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108 new COVID-19 cases reported in less than a week in Boulder County

The county now has the third-highest increase of new infections in the Denver Metro area.

BOULDER, Colo. —

In less than a week, 108 Boulder County residents, most of them college-aged people, have tested positive for COVID-19, according to Boulder County Public Health (BCPH).

The new cases were reported between Thursday, June 11 and 8 a.m. Wednesday, June 17. The majority of new cases are among people living in the Hill neighborhood, although that does not represent all of the new cases, according to BCPH.

RELATED: Spike of more than 30 COVID-19 cases among CU students on The Hill, Boulder County health officials say

Some of the newly-infected people reported recently traveling out-of-state in addition to attending large gatherings in Boulder. One person diagnosed with COVID-19 reported attending a protest march in Boulder on June 5.

BCPH advises anyone who attended parties in the Hill neighborhood the week of May 25 and the June 5 protest to quarantine for 14 days since possible exposure, monitor symptoms and get tested for COVID-19.

“It’s important to remember that this virus is still active in our community and we all need to take personal responsibility to follow the orders and guidance," Jeff Zayach, BCPH executive director, said. "Our personal actions can have social, economic, and health consequences for the entire community."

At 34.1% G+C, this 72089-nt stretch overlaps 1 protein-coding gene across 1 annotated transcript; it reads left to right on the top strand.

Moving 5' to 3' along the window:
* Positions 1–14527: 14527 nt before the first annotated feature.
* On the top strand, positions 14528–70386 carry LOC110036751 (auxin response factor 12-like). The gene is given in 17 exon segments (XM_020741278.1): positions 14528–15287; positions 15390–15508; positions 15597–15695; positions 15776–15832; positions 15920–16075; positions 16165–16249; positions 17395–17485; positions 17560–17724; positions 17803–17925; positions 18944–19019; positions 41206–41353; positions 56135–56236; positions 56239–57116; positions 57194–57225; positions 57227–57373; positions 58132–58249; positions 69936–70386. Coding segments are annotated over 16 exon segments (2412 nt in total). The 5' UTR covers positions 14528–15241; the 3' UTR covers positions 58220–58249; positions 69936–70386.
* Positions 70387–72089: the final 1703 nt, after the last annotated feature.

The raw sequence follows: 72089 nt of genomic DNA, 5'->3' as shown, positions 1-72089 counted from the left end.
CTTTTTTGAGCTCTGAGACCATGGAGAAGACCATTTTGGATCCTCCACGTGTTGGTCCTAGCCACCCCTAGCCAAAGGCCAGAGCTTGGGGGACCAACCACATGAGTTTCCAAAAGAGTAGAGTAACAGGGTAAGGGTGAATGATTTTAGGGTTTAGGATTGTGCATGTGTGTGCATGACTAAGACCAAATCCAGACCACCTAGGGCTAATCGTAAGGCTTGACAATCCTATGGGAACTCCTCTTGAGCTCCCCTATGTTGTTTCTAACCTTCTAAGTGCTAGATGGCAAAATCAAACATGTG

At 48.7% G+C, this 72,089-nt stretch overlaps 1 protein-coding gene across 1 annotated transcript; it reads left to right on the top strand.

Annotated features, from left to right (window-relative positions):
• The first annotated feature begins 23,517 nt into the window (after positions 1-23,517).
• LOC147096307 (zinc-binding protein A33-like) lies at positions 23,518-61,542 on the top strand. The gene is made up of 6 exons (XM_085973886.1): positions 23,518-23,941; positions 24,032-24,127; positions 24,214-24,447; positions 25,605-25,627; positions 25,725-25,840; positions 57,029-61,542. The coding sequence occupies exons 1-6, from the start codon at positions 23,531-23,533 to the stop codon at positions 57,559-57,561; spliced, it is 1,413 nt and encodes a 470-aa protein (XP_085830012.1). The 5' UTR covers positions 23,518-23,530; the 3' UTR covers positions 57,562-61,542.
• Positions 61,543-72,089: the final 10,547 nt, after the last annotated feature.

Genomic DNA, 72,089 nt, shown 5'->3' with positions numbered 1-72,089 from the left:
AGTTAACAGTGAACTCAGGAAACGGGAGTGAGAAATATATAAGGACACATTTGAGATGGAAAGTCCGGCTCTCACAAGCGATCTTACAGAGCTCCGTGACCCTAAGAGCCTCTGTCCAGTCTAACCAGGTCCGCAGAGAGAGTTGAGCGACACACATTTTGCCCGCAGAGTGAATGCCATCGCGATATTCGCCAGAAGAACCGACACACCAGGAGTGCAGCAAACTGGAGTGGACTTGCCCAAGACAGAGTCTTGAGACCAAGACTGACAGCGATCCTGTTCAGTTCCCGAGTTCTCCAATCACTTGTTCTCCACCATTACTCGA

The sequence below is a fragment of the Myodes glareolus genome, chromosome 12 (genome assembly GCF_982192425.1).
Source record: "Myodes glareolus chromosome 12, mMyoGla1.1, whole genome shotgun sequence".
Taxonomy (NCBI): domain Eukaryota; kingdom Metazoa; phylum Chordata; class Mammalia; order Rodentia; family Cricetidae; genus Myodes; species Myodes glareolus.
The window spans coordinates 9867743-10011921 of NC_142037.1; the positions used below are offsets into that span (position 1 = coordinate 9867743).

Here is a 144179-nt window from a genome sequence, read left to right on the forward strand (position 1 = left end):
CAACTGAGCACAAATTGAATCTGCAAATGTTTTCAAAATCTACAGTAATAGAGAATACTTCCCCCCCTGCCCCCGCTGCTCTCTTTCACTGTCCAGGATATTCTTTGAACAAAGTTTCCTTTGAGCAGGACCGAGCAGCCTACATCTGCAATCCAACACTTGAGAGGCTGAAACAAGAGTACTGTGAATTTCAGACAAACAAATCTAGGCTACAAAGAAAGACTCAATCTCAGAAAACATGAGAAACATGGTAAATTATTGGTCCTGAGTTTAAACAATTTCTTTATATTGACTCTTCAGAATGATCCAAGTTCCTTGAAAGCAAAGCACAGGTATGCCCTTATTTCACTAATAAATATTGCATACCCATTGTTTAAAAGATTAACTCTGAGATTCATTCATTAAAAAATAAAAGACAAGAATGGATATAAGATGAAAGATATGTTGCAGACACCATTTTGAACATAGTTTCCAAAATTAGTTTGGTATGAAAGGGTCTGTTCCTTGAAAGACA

The cases represent a reversal in the trend in Boulder County, which prior to last week had the second-lowest new case rate in the Metro Denver area. As of Wednesday morning, the county has the third-highest increase in new cases just after Denver and Adams counties.

“Regardless of where you live, this increase in cases can affect you,” said Carol Helwig, the BCPH communicable disease control program manager. “If there was ever a time to choose to stay home, now is the time. If you have to go out, continue to be very diligent about social distancing, wearing a face covering, and washing your hands.”

Bars will be allowed to open Thursday. Restaurants have already been open for weeks. 

In Boulder, the department of public health credits restaurant owners like Dakota Soifer for opening responsibly. They haven’t seen a spike in cases from in-person dining starting up again.

"Restaurants are in the business of providing a clean healthy space, even in the best of times. We don’t want anybody to get sick," said Soifer, owner of Cafe Aion in Boulder. "Especially now, it seems like folks feel just more comfortable, safety-wise, socially distancing sitting outside."

Cafe Aion now has outdoor seating that spills out on to the sidewalk and closed-down street outside. They also have hand sanitizer at the front of the restaurant. 

"Before you’d hide all of the cleaning supplies. Now we have hand sanitizer when you walk in," said Soifer. "An interesting change of times."

RELATED: State lists protests, gyms, bars among most dangerous activities for COVID-19

Symptoms of COVID-19 may appear 2-14 days after exposure to the virus and include fever or chills; cough; shortness of breath or difficulty breathing; fatigue; muscle or body aches; headache; new loss of taste or smell; sore throat; congestion or runny nose; nausea or vomiting, and/or diarrhea.

Current data suggests person-to-person transmission most commonly happens during close exposure (e.g. within six feet) to a person infected with the virus that causes COVID-19, primarily via respiratory droplets produced when the infected person speaks, coughs, or sneezes. Droplets can land in the mouth, nose, or eyes or possibly be inhaled into the lungs of those within close proximity. Transmission may also happen by touching contaminated surfaces and then touching the eyes, nose, or mouth.

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